'Graduates will have to work until 70'

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Indy Politics

The Government is to give first-time buyers a leg-up on to the property ladder ­ as it warns some of them to expect to work until they are 70.

The Government is to give first-time buyers a leg-up on to the property ladder ­ as it warns some of them to expect to work until they are 70.

Gordon Brown will outline plans this week to extend "shared-equity" schemes that can halve mortgage costs for young people seeking to buy their own home.

But graduates were warned last night not to expect a state pension until they are 70 by the author of the official review into the crisis in old age income.

Adair Turner, a former director of the Confederation of British Industry, raised the highly controversial prospect, in a newspaper interview, of less-educated workers given the option of taking state pensions from 65 as graduates are made to wait five years.

"One of the sad facts is that although life expectancy is going up, it is going up least in lower socio-economic groups," said Mr Turner.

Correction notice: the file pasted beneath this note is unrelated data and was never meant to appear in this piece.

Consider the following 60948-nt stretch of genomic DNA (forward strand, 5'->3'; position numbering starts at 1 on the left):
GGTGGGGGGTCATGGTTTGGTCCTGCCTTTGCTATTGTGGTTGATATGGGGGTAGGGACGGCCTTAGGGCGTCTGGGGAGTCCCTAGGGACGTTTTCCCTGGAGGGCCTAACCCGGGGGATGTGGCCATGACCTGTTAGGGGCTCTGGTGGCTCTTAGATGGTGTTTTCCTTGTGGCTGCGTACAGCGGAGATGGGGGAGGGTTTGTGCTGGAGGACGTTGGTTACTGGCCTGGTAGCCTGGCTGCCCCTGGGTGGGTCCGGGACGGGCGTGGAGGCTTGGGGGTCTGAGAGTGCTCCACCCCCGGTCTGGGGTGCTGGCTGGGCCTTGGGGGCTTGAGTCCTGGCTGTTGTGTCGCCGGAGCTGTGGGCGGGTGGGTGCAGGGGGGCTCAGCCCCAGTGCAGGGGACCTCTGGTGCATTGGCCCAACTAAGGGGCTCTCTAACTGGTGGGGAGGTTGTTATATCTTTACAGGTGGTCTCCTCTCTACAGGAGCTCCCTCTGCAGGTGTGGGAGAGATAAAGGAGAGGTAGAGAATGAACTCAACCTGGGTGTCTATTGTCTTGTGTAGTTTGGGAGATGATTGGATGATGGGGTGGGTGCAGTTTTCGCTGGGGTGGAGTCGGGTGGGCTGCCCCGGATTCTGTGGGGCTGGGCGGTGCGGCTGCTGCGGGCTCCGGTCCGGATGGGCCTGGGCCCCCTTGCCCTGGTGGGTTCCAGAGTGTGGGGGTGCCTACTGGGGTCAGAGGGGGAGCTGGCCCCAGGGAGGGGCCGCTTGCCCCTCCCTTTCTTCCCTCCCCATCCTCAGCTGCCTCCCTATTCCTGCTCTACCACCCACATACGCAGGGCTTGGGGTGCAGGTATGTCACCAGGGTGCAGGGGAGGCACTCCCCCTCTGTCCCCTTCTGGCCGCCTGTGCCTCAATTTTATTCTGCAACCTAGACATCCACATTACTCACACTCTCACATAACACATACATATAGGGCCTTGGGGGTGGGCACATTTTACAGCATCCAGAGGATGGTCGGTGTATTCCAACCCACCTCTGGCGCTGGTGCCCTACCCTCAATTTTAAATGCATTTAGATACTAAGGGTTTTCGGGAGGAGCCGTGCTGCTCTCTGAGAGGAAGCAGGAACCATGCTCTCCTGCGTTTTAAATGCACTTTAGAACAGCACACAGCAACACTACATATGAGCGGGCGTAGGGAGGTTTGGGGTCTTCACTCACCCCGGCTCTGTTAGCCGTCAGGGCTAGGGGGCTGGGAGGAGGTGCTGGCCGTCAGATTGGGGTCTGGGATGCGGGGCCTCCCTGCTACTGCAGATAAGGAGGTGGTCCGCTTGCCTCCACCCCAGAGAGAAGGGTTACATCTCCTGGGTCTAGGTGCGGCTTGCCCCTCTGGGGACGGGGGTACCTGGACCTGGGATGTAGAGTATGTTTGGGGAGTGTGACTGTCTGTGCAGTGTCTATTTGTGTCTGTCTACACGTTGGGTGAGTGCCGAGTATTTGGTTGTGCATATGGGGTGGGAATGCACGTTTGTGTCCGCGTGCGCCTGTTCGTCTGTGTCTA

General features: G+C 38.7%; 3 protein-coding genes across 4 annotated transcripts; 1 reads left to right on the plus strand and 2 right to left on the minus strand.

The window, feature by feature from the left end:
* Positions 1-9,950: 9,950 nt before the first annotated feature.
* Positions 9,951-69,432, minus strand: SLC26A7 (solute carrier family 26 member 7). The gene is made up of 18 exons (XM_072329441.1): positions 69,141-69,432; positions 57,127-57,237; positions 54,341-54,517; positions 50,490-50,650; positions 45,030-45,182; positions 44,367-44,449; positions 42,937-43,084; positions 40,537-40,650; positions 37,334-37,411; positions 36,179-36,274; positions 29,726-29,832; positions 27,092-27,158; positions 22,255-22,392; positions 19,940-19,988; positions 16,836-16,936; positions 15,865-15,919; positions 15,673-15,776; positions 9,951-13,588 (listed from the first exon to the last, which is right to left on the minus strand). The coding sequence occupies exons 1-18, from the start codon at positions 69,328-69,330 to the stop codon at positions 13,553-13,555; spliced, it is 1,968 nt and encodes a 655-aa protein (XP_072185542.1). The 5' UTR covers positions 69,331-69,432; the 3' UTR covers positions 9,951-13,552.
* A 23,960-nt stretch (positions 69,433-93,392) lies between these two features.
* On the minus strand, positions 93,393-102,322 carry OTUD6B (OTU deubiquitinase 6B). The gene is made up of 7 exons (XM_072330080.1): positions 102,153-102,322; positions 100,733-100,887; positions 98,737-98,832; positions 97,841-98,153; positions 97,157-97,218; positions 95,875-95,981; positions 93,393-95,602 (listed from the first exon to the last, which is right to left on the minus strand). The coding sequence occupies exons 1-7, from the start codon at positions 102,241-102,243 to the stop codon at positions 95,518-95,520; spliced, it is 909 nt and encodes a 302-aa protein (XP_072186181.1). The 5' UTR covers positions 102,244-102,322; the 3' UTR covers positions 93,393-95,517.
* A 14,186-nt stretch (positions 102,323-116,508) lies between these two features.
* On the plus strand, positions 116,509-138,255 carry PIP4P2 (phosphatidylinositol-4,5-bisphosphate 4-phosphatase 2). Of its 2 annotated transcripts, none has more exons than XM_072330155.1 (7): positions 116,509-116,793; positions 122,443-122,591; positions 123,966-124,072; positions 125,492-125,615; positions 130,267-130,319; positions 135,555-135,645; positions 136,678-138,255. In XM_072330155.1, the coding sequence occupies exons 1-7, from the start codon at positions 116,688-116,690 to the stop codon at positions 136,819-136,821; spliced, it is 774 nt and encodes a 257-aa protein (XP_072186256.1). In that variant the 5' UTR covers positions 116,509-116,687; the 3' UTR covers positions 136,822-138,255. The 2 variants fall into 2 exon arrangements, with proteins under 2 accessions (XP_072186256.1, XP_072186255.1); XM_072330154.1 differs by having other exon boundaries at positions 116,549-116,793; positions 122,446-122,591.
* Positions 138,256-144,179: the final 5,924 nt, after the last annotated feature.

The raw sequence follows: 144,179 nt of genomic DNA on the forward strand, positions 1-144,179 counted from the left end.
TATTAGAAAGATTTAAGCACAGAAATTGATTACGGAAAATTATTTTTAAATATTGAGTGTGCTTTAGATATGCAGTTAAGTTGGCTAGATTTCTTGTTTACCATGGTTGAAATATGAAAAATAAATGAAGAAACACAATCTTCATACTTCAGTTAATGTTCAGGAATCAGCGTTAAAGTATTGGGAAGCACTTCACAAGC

"So we have to be sensitive to that when we put up the state pension age. For example, the person who starts work at 16 would be able to get something at 65.

"The person who went to university and started serious work at 23 is not going to get it until they are 70."

Mr Turner also floated the prospect of a compulsory savings scheme that would guarantee workers a minimum annuity of £12,000.

The Chancellor, meanwhile, announced proposals that will help 100,000 would-be homeowners buy a share of their property.

"Shared equity" schemes, in which the Government helps take a stake in properties, are to be extended from housing association to private homes.

* David Blunkett, the Secretary of State for Work and Pension, has told The Independent on Sunday he has no intention of taking a hard line with the disabled because he has overcome his own disadvantages.

"I'm not forcing anyone to do what I've done, because other people have pressures that I didn't face," he said.

Mr Blunkett did, however, warn those on Incapacity Benefit suffering from stress or depression that "work is good for you".

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